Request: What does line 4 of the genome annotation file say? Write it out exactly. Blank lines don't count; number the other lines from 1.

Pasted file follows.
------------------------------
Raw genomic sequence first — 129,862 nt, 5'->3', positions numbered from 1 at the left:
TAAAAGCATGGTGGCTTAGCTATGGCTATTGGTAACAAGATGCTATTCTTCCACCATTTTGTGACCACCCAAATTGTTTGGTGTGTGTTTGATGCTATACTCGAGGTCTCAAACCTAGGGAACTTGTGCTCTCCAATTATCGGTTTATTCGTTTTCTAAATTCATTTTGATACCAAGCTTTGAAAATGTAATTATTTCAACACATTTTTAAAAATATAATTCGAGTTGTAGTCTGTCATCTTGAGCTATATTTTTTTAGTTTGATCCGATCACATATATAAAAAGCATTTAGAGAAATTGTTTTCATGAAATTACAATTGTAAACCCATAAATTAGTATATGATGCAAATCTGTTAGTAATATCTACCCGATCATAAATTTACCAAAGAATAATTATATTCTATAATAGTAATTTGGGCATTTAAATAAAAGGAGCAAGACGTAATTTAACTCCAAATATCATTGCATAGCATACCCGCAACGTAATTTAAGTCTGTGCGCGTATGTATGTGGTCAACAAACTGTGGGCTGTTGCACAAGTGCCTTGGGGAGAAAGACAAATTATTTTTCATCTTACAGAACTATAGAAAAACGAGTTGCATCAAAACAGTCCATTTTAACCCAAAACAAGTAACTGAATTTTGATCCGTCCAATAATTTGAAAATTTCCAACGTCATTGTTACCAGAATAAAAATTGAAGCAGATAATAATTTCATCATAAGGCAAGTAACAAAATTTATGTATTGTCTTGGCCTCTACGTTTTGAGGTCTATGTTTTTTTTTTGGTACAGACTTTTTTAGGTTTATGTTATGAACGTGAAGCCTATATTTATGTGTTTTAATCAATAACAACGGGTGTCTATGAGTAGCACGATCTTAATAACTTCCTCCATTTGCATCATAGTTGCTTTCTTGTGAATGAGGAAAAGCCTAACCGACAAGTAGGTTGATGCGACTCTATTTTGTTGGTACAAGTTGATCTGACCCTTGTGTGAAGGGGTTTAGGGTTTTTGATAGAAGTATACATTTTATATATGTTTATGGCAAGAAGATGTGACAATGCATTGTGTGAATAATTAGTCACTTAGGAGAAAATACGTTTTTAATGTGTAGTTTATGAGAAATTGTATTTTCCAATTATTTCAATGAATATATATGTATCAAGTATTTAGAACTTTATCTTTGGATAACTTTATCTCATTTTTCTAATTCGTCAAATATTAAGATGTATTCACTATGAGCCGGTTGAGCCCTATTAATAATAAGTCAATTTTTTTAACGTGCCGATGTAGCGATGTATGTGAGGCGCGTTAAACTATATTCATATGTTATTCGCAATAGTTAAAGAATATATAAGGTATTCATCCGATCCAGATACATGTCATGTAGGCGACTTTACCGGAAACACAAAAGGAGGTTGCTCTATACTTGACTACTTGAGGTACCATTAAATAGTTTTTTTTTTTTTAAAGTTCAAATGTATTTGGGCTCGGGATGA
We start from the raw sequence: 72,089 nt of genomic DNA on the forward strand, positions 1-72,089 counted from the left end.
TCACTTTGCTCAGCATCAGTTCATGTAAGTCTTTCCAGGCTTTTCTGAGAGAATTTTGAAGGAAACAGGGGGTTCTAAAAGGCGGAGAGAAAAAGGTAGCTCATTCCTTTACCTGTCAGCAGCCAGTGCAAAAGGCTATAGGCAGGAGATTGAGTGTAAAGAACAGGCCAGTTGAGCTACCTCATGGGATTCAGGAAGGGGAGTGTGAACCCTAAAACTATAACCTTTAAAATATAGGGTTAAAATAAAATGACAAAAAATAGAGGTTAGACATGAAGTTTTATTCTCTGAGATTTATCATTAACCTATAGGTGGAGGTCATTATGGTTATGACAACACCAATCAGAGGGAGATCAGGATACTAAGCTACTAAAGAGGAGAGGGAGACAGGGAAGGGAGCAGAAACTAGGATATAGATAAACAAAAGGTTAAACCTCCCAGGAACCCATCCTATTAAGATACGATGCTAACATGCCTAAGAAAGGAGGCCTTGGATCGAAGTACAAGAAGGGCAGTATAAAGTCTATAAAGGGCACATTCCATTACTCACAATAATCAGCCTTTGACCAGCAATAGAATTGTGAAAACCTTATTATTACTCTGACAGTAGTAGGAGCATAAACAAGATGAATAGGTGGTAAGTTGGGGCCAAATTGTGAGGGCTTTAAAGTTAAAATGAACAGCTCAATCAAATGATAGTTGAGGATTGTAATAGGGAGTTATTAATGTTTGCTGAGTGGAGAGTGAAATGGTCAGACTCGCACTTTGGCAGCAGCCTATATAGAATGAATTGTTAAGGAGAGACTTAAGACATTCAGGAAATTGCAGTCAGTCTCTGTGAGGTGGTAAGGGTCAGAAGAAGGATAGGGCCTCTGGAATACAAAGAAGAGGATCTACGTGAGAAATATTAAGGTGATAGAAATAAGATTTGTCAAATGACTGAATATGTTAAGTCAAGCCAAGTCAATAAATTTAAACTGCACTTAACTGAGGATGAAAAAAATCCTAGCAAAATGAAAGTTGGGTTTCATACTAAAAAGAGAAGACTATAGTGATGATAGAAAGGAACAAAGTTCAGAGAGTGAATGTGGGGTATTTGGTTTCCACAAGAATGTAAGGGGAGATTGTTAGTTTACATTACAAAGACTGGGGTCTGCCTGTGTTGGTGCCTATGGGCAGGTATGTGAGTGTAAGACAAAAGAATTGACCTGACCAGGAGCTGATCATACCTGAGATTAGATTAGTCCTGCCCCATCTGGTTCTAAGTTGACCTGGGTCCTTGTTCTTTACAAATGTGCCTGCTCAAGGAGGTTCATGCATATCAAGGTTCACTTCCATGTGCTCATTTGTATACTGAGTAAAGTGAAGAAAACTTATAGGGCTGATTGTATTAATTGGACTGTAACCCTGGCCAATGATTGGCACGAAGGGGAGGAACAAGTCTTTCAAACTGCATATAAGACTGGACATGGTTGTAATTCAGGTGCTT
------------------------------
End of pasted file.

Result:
TCACTTTGCTCAGCATCAGTTCATGTAAGTCTTTCCAGGCTTTTCTGAGAGAATTTTGAAGGAAACAGGGGGTTCTAAAAGGCGGAGAGAAAAAGGTAGCTCATTCCTTTACCTGTCAGCAGCCAGTGCAAAAGGCTATAGGCAGGAGATTGAGTGTAAAGAACAGGCCAGTTGAGCTACCTCATGGGATTCAGGAAGGGGAGTGTGAACCCTAAAACTATAACCTTTAAAATATAGGGTTAAAATAAAATGACAAAAAATAGAGGTTAGACATGAAGTTTTATTCTCTGAGATTTATCATTAACCTATAGGTGGAGGTCATTATGGTTATGACAACACCAATCAGAGGGAGATCAGGATACTAAGCTACTAAAGAGGAGAGGGAGACAGGGAAGGGAGCAGAAACTAGGATATAGATAAACAAAAGGTTAAACCTCCCAGGAACCCATCCTATTAAGATACGATGCTAACATGCCTAAGAAAGGAGGCCTTGGATCGAAGTACAAGAAGGGCAGTATAAAGTCTATAAAGGGCACATTCCATTACTCACAATAATCAGCCTTTGACCAGCAATAGAATTGTGAAAACCTTATTATTACTCTGACAGTAGTAGGAGCATAAACAAGATGAATAGGTGGTAAGTTGGGGCCAAATTGTGAGGGCTTTAAAGTTAAAATGAACAGCTCAATCAAATGATAGTTGAGGATTGTAATAGGGAGTTATTAATGTTTGCTGAGTGGAGAGTGAAATGGTCAGACTCGCACTTTGGCAGCAGCCTATATAGAATGAATTGTTAAGGAGAGACTTAAGACATTCAGGAAATTGCAGTCAGTCTCTGTGAGGTGGTAAGGGTCAGAAGAAGGATAGGGCCTCTGGAATACAAAGAAGAGGATCTACGTGAGAAATATTAAGGTGATAGAAATAAGATTTGTCAAATGACTGAATATGTTAAGTCAAGCCAAGTCAATAAATTTAAACTGCACTTAACTGAGGATGAAAAAAATCCTAGCAAAATGAAAGTTGGGTTTCATACTAAAAAGAGAAGACTATAGTGATGATAGAAAGGAACAAAGTTCAGAGAGTGAATGTGGGGTATTTGGTTTCCACAAGAATGTAAGGGGAGATTGTTAGTTTACATTACAAAGACTGGGGTCTGCCTGTGTTGGTGCCTATGGGCAGGTATGTGAGTGTAAGACAAAAGAATTGACCTGACCAGGAGCTGATCATACCTGAGATTAGATTAGTCCTGCCCCATCTGGTTCTAAGTTGACCTGGGTCCTTGTTCTTTACAAATGTGCCTGCTCAAGGAGGTTCATGCATATCAAGGTTCACTTCCATGTGCTCATTTGTATACTGAGTAAAGTGAAGAAAACTTATAGGGCTGATTGTATTAATTGGACTGTAACCCTGGCCAATGATTGGCACGAAGGGGAGGAACAAGTCTTTCAAACTGCATATAAGACTGGACATGGTTGTAATTCAGGTGCTT